What will become of the OLPC Project?

Nicholas Negroponte is an engaging figure. I still recall reading his foreword in the text "Unleashing The Killer App Digital Strategies for Market Dominance"
This particular passage in the foreword caught my attention, "Sometimes, looking straight ahead - even with the most dedicated attention and seasoned experience -- just misses both the big picture and the new ideas, because they often come at you from those outlying areas affectionately called "left field."

Given Negroponte's business savvy, I'm somewhat surprised that he appears to have been naive in the face of hostile competition in the form of the Intel and ASUS sub-level notebook computers.
At first glance it appears that it did not occur to him that these companies would seek to compete against a very small, privately funded non-profit project.

Let me preface my critique with the following: I am a staunch advocate of the OLPC. I believe that Negroponte provided the XO as means of leveling the playing field for developing nations. It was obvious that he did not believe that anyone really cared about the providing computing power for needy countries and the millions of children in those areas. Methinks that he could have garnered even more support by providing a comparable effort stateside, as we have children at risk in urban centers across this country. More on this later.

As stated earlier, there were some fatal flaws in the OLPC strategy, was under estimation of greed and perhaps an understanding of how difficult it is to truly achieve economies of scale in manufacturing a product. Let us discuss greed for a moment. Intel was very bitter that Negroponte opted to use AMD CPU. Perhaps even larger was it obvious omission of that Redmond OS. We know the WinTel model is predominant in the industry, but has little uptake in the sub-$400 notebook/laptop market.

It would appear that Intel secretly or maybe not so-secretly wanted to crush the OLPC campaign because they dared not to use their hardware or even consult their engineering team prior to building out the XO prototypes. Negroponte thought wrongly that Intel would not use its experienced manufacturing might to undercut the OLPC pricing structure. To make matters worse, I would also venture to guess that Intel, ASUS, and OLPC are sharing suppliers because the laptop computing space is a highly marginalized business. Not exactly dog food, but you get the idea.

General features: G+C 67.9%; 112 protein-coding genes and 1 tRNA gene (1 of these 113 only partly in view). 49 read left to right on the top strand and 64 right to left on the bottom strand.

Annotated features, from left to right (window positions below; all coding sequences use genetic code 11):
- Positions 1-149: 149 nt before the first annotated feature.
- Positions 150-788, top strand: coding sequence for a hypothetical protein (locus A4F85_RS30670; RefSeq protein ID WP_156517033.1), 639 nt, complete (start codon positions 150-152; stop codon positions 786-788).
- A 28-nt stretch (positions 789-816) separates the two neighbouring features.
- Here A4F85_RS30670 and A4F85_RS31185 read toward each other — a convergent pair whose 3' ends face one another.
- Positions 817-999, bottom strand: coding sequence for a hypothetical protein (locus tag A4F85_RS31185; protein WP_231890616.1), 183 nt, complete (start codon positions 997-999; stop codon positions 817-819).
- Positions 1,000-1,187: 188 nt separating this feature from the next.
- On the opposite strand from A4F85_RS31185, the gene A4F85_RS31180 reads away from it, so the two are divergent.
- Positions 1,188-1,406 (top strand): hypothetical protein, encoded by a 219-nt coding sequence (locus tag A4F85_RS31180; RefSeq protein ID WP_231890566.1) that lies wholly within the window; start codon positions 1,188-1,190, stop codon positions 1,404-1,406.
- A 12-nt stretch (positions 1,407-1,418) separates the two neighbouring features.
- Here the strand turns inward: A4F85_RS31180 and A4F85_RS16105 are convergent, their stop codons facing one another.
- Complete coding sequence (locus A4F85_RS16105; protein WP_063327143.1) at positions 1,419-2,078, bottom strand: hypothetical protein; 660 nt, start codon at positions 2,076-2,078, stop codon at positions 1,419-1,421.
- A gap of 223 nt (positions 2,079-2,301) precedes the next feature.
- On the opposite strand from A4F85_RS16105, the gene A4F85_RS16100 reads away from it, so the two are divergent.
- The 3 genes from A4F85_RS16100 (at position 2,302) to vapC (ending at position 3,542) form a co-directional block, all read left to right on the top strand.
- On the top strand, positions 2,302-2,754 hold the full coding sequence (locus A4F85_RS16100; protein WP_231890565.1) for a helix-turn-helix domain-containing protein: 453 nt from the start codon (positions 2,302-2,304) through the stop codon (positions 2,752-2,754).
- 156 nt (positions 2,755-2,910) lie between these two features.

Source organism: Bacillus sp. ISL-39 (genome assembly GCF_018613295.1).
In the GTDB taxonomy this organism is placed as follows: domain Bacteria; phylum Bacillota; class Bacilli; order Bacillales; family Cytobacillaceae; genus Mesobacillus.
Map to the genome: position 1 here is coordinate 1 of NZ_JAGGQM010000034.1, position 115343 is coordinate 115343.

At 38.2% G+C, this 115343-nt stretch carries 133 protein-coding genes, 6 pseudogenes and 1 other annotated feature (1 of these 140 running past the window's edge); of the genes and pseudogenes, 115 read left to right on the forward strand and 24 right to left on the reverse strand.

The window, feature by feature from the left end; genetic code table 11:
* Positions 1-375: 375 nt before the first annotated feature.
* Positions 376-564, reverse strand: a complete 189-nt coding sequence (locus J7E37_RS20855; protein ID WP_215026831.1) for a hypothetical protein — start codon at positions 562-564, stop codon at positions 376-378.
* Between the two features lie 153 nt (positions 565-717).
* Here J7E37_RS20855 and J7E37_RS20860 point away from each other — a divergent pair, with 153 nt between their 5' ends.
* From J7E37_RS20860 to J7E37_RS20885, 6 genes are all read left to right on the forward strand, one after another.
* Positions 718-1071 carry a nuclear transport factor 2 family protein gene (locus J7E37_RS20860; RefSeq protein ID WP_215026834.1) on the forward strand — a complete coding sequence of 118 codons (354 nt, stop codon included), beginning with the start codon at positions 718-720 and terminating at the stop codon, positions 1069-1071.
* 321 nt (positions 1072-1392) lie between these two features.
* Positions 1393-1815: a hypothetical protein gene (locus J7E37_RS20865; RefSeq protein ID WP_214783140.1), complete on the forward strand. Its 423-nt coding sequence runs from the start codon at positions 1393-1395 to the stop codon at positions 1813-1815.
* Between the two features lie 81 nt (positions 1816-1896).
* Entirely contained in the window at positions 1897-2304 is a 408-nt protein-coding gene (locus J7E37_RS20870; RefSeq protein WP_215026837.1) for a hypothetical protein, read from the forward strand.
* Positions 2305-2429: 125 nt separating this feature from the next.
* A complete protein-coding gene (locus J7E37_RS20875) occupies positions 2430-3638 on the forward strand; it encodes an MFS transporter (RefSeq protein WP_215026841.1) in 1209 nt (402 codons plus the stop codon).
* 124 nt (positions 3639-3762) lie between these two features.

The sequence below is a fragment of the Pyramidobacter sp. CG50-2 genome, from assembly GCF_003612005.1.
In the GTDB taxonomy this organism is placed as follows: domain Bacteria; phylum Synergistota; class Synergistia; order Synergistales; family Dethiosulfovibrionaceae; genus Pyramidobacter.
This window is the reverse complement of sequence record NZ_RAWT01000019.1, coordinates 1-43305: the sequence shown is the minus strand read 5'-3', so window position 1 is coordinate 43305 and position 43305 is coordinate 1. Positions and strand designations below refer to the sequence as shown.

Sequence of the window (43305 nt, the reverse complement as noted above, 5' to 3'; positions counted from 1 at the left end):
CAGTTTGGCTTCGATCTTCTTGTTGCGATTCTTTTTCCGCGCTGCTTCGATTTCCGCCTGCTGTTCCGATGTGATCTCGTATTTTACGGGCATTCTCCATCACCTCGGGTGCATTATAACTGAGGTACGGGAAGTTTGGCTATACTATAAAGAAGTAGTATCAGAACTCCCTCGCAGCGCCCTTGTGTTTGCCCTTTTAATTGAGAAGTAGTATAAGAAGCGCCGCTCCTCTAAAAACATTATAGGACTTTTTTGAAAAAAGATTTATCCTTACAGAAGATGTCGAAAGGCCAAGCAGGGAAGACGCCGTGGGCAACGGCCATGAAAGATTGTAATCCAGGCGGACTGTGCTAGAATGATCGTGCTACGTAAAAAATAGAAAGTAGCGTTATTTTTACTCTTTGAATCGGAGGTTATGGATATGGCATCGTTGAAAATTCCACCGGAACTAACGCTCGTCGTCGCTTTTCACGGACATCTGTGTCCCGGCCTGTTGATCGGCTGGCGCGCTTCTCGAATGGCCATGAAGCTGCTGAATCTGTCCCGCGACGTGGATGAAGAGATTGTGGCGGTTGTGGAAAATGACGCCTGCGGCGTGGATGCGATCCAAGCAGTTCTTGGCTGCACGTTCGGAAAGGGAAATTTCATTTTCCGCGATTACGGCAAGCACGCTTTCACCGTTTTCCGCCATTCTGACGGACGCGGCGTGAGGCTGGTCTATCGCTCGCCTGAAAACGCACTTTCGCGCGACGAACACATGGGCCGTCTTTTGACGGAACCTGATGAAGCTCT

Another noteworthy issue that prevented OLPC from achieving the appropriate economies of scale, was the inability to get commitment from several key countries. Some of these countries were struggling with internal political strife and could ill-afford to focus on matters of this magnitude. In short, most of the people that Negroponte befriended did not have the stripes to dictate change in those countries. Last year four countries agreed to buy 4 million OLPC machines (Nigeria, Thailand, Brazil, and Argentina).

Thailand's former Prime Minister and OLPC advocate was ousted by political coup, which essentially killed any chance for adoption. Nigeria has completed the deal and rolled out the program. Of course Nigeria, has its own problems, but it will be interesting to see how OLPC matures in that region. Both Brazil and Argentina have proceeded much slower than Negroponte expected.

Whenever there is blood in the water, sharks soon appear. The slowed adoption of OLPC opened the door to Intel Classmate PC, and ASUS eeepc. Arguably, if countries adopt the ASUS eeepc, there would likely be more widespread adoption of Linux. However, I would suspect that this growth would be at the expense of OLPC. Furthermore, at the moment eeepc appears to be more capable of running M$ OS than XO.

The Intel Classmate PC was not designed to run FOSS, and was of course positioned to compete against OLPC. I suppose that Intel will be able to leverage its legacy brand in an effort to solicit partnerships in the global education space. Very shrewd indeed.

There will likely be a fair amount of uptake and probably some compromise in order for the OLPC to survive. I am not at all confident that OLPC can survive against the might of Intel. However, I do applaud Negroponte's bold and brash stance. The OLPC campaign probably served as an incubator for ASUS, which will push Linux in front of people who had no knowledge of it previously.

Time will tell.


  • No OLPC in NOLA?
  • OLPC will fork
  • One Laptop Per Child (OLPC)
  • links for 2006-12-04
  • Monthly Archives

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    This page contains a single entry by AG published on December 15, 2007 9:58 PM.

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